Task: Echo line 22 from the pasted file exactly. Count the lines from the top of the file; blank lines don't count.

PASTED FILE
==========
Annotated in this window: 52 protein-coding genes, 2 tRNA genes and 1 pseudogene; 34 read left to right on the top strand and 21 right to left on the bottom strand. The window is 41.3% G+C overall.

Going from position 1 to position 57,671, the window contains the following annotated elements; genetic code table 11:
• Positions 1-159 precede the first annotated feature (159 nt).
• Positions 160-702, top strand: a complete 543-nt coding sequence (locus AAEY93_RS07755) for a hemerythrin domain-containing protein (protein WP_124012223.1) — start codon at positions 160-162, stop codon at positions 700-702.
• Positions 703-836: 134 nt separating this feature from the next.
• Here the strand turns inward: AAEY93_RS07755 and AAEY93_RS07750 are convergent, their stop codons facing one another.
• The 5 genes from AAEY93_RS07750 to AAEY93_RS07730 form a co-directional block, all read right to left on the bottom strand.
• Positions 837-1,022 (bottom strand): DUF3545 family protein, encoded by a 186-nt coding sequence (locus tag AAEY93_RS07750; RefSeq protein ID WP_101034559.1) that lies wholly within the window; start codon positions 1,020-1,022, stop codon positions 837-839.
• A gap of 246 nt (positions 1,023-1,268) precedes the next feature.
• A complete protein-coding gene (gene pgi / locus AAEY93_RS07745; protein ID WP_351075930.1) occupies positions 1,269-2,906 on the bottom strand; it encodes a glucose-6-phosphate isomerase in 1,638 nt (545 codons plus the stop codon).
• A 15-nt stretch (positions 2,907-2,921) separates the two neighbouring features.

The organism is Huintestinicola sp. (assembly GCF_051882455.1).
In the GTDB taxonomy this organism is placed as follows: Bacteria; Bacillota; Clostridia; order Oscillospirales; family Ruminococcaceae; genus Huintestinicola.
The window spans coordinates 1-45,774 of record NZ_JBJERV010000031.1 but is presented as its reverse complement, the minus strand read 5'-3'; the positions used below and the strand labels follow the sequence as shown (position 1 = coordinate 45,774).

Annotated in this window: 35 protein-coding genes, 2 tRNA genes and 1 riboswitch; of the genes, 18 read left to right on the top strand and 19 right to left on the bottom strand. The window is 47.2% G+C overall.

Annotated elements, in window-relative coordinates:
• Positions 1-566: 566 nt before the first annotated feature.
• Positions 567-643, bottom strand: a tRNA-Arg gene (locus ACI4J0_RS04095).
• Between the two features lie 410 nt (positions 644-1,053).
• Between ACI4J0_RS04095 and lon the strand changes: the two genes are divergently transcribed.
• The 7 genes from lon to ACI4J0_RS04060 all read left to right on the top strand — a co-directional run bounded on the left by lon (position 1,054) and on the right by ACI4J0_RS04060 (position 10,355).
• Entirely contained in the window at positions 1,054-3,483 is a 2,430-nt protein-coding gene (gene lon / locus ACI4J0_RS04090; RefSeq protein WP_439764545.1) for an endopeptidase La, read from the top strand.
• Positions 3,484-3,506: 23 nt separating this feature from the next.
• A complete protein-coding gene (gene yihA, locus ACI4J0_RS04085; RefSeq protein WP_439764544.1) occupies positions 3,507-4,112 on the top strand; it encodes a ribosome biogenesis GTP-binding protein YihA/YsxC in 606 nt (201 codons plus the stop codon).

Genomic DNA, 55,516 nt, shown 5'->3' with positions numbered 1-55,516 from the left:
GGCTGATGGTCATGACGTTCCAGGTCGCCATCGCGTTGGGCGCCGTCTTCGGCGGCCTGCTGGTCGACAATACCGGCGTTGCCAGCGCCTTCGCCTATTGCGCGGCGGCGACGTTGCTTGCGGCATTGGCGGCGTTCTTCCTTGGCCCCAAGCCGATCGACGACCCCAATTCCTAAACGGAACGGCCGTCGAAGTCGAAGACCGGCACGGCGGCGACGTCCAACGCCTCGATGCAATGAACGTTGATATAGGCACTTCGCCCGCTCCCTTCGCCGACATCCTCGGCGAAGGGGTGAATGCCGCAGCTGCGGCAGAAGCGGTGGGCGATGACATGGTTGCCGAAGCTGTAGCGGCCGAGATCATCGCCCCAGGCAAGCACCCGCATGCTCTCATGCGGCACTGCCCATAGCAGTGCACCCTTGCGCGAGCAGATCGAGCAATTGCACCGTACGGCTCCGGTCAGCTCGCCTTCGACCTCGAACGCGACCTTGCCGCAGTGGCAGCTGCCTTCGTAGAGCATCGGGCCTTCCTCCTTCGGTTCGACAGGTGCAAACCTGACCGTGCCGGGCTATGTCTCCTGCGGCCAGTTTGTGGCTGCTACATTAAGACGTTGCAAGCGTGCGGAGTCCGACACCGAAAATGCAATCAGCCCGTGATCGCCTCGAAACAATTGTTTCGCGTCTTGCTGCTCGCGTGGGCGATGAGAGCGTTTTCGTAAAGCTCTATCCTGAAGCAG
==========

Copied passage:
• Entirely contained in the window at positions 1,054-3,483 is a 2,430-nt protein-coding gene (gene lon / locus ACI4J0_RS04090; RefSeq protein WP_439764545.1) for an endopeptidase La, read from the top strand.